The 2015 year brought plenty of budget missteps on Jones Street—from another round of tax cuts to state investments that are mired at historic lows. Here’s a look at the top 10 missteps that state policymakers should address in 2016.
- State lawmakers once again chose to cut taxes that primarily benefit the wealthy and profitable corporations over meaningful levels of reinvestment. The tax plan will reduce revenue by $1 billion annually when fully implemented, cutting off pathways to greater economic success like early childhood development, public schools, and community economic development while also failing to boost the economy or create jobs.
- State lawmakers failed to restore the state Earned Income Tax Credit (EITC), which benefited nearly 1 million families and their 1.2 million children. Yet, they chose to expand the sales tax to new services like maintenance, repair, and installation, effectively further shifting the tax load onto middle- and low-income taxpayers.
- The 2015 tax changes make our tax system more upside-down by asking even more from people who are already struggling to pay the bills. Under full implementation of the tax package, the lowest income working families will end up paying a tax increase of $7, on average, whereas millionaires are the big winners again with a tax cut of more than $1,800 on average.
- This budget doesn’t address falling wages, just as the last two budgets failed to do. In 2013 an hour’s work in NC earned around $2.50 less than the national average; now that gap has grown to almost $3.00. Allowing the state’s lowest-income families to keep more of what they earn through an EITC is a key way to build a stronger economy, along with a higher minimum wage and collective bargaining rights, but legislators failed to restore the tax credit and raise the minimum wage.
- State investment is at historic lows. State lawmakers passed a budget that keeps state spending as part of the economy below the 45-year average. That would be fine if needs have shrunk but they’ve grown. State budgets typically allow spending to grow as the population grows and the economy changes, especially after an economic downturn when revenues plummet and services are frozen or cut.
- State investments break an unwelcome modern record as they remain diminished. Lawmakers passed a budget that caps off the only period since 1971 in which state spending declined as a part of the economy for seven and eight straight years while the economy itself grew. Continuing on a tax-cut path means there simply won’t be enough revenue left over to repair critical investments or to position our state to compete.
- Eight years later, state investment remains below pre-recession levels despite more children to educate, more older adults to care for, and more citizens to serve and protect. Such long-term disinvestments have translated into significant unmet needs for our state’s growing population—a shortage of K-12 textbooks, school nurses, and community services for older adults.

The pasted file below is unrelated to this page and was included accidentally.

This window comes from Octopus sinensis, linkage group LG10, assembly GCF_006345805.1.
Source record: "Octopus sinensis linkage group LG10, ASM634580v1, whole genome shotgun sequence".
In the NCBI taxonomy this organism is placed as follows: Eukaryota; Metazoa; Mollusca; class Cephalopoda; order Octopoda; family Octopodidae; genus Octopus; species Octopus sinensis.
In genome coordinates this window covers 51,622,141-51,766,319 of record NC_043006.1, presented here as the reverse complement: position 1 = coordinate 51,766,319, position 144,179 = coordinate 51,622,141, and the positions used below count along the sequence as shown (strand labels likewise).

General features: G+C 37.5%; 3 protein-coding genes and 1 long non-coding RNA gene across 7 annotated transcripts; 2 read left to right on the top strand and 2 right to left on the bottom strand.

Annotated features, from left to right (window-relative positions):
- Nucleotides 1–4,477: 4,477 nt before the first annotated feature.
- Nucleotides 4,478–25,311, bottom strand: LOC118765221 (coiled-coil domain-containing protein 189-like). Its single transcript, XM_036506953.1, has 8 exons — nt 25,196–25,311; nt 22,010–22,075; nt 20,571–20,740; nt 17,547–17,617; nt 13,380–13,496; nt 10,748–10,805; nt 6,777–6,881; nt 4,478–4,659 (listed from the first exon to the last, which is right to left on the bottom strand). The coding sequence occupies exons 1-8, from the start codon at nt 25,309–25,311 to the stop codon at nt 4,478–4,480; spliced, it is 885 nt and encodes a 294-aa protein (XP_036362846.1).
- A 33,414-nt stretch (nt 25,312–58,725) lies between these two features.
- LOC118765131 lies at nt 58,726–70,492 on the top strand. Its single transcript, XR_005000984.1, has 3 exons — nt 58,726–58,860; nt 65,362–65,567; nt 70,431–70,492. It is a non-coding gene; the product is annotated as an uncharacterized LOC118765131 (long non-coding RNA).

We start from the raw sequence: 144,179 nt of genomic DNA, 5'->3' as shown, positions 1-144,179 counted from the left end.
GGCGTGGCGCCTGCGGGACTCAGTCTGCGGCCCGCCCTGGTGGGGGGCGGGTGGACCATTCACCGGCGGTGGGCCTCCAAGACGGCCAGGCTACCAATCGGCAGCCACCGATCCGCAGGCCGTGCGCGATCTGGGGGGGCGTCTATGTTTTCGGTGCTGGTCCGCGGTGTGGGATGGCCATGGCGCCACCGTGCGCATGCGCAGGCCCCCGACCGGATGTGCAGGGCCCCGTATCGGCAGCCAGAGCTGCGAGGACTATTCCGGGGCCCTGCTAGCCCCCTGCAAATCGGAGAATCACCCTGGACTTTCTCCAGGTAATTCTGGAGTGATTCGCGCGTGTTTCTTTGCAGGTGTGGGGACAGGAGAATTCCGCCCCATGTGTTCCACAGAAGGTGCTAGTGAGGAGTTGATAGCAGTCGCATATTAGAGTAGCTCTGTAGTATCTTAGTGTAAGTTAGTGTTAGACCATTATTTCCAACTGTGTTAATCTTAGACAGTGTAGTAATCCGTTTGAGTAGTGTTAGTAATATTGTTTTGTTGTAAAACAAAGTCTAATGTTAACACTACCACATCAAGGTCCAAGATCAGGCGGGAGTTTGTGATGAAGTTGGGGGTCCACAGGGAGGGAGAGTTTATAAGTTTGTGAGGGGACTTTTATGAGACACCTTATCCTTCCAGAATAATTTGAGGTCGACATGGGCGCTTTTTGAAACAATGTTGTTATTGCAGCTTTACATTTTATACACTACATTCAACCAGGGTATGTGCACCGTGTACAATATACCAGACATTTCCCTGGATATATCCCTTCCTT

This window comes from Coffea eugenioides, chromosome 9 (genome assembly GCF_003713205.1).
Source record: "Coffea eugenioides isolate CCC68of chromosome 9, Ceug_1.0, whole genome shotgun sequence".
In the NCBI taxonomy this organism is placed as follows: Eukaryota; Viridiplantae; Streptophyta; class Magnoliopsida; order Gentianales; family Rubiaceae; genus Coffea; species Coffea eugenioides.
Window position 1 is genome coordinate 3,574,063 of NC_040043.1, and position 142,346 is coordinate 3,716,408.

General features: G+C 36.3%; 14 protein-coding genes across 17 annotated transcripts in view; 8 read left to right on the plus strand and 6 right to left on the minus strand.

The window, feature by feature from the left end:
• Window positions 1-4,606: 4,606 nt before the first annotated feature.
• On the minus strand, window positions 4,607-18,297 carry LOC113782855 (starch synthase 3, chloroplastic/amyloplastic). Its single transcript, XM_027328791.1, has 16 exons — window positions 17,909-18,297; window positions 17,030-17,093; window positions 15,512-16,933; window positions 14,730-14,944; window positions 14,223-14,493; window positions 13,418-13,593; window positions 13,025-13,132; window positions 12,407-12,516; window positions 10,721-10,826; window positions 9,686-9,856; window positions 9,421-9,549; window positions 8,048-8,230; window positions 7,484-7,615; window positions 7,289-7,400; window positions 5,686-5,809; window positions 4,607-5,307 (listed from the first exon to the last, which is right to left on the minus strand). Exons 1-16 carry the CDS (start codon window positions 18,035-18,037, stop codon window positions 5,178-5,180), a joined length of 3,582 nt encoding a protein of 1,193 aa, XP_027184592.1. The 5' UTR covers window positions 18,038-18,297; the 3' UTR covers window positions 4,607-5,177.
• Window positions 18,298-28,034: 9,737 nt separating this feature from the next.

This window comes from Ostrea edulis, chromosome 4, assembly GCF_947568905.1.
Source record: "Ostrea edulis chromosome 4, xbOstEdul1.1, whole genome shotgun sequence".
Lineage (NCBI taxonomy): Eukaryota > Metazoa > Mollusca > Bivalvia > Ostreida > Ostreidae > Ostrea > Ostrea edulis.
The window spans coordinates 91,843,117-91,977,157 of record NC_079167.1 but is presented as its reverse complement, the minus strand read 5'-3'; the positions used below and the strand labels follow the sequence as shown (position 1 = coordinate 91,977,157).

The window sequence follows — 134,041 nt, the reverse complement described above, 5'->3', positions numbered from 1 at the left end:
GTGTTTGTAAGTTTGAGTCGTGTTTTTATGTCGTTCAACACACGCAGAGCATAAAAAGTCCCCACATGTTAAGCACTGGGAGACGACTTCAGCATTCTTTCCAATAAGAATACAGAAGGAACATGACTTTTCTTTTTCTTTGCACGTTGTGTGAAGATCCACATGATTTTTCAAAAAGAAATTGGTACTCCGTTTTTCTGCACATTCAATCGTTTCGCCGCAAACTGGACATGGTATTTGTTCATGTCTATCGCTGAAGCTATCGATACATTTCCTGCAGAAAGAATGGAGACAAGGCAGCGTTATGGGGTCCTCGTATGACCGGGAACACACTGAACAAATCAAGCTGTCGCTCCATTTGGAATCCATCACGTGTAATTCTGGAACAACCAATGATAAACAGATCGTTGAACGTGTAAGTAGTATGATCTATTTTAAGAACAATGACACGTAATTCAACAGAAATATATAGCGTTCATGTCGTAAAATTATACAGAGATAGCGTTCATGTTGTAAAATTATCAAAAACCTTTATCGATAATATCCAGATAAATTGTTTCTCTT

- This budget continues to hold us back from ensuring educational success for every child. For the current school year, lawmakers invested more per student compared to the 2015 fiscal year budget but well below 2008 pre-recession levels—nearly $500 less per student. This will cause real harm to the classroom and educational outcomes. The number of students in North Carolina schools has continued to increase since 2008, yet the amount of funding per student— and, therefore, the resources available to educate each student—has not been state lawmakers’ priority over tax cuts.
- For example, textbook spending is below half its 2010 peak level, leaving some schools with outdated textbooks or with no textbooks at all.
- Continuing down a tax-cut path is deepening cracks in NC’s opportunity structure—and it has left several vital areas of public programs and services inadequate.
- For example, lawmakers kept year-over-year spending flat for the pre-kindergarten program that serves at-risk 4-year olds. They failed to restore the more than 6,400 slots lost since 2009 or give opportunity to the 7,200 children stuck on the waiting list.
- For example, tuition at community colleges rose for the seventh consecutive year to $76 per credit hour from $72—an 81 percent increase since 2009—increasing the likelihood of a college education being out of the reach of many.
- This tax-cut path—and the revenue losses that come with it—also mean that some investments are completely missing from the budget.
- For example, there is no cost-of-living adjustment for retired public employees like former state troopers and teachers despite their shrinking purchasing power due to changes in the economy.
- For example, there is no Medicaid expansion, which means lawmakers denied affordable health care to about 500,000 North Carolinians.
- For example, there is no support to ensure that all rural communities have reliable high-speed internet access that is increasingly essential to participating in the global economy—which leaves struggling rural communities further behind urban areas.
At this critical point in the state’s uneven and slow economic recovery, policymakers chose to deliver greater benefits to the wealthiest few rather than build a solid foundation that supports opportunity for many.
This top 10 list is adapted from the NC Budget and Tax Center’s report on the FY2015-17 budget. See the full report here.